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Govt offers 4% pay rise to civil servants, leaving unions dividedBy Mirriam Chabala on 8 Mar 2019
Government has offered unionised public servants a four percent salary increase across the board, but the workers’ unions have rejected proposal, describing it as a disservice to the suffering workers who toil so hard to produce goods and services for this country.
Union leaders, who sought not to be named, told News Diggers! that the proposed salary increment has spurred tension within the public service, leading to the formation of two camps of workers unions – one for those that want to accept the offer and move one and those that want to declare a dispute.
The unions are afraid that being the largest employer, government’s fashion of increasing salaries for public workers by such small amounts would inspire the private sector to follow suit and start giving their workers negligible salaries.
“Government is offering four per cent salary increase to public workers under the current negotiations that are going on. But the unions are not happy with this increment because if you look at it, it’s clearly nothing to write home about! The unions are not happy! But again, it appears there is a clique within the unions, which seems to be supporting government on this. They are saying ‘government has no money, it’s broke!’ But whose fault is that? And since when did the unions become spokespersons for government? So, those are the unions that are going to retard progress on this matter. Otherwise, the four per cent is clearly not sufficient for public service workers, looking at how the economy is biting. How does the government offer four per cent?” the union official wondered.
“And they are saying this four per cent should go up to 2020 and it looks like they are breaking through with that. But this is something the unions should sit down and critically consider because it’s a disservice to the members. The members are toiling so hard to produce goods and services for this country. And the government, as an employer, should come up with a four per cent increase? This is unfair and by doing this, they are sending a message to other employers to emulate what they are doing. Government is the biggest employer and they are sending a message to private sector employers to emulate what government is doing! They will simply say ‘if government can offer four per cent to its workers, who are we to offer anything bigger than that? So, government should lead by example and offer something meaningful to the workers to enable them meet the high cost of goods and services in this country.”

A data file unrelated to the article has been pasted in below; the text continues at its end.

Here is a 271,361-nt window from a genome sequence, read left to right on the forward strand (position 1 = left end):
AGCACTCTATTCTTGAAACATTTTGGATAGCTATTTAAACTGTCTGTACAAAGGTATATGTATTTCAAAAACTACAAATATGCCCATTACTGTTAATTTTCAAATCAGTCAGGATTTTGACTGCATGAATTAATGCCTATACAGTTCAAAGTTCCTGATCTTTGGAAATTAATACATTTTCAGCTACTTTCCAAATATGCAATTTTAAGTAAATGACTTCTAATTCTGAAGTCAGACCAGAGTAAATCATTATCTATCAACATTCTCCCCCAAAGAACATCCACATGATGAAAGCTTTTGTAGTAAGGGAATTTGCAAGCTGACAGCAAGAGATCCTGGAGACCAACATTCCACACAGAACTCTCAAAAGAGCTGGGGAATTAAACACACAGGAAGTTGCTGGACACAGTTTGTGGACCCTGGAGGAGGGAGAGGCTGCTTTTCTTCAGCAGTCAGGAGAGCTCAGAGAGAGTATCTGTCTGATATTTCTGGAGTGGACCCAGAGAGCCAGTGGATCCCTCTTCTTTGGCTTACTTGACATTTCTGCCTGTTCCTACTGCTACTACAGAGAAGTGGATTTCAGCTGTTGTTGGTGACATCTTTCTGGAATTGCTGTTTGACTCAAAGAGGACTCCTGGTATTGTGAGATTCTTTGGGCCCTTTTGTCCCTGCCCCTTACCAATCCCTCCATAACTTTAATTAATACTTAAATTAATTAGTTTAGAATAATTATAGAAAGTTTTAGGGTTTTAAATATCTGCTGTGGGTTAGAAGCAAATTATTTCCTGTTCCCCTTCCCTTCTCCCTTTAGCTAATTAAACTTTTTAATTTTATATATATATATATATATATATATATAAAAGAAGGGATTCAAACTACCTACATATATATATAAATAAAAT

The unions insisted that public workers had a lot of challenges they were grappling with, and that the four per cent proposed increment would not meet all of them.
“They have to send their children to school on meagre salaries; they have to pay electricity; they have to pay rentals and their bank loans! So, all those should be taken into consideration by this government as an employer and offer a meaningful increment. Anything above 10 per cent could have made a lot of sense, not what they are offering. People know that the government is claiming to be broke, but should that be the fault of the workers? There should be prudence in the way government also manages its resources and ensure that the workers are given a good share of the national cake. The four per cent, which government has offered and which it has stuck to, is just unacceptable!” sources insisted.
Asked if the unions would take any action if government did not meet their demands, the source that the next course of action would be advised after the negotiations between government and the unions had been concluded.
“At this particular juncture, since it’s not official yet and processions are still going on, I don’t think we will take any action as unions. What it is that government has offered the four per cent increase and unions are still negotiating and discussing the way forward. So, for now, no action has been suggested. However, I would like to appeal to the unions to exercise maximum unity in the negotiations for better pay for our workers,” said the unions.
About Mirriam Chabala
Mirriam covers current affairs and writes in-depth feature articles on social issues.
Email: mirriam [at] diggers [dot] news
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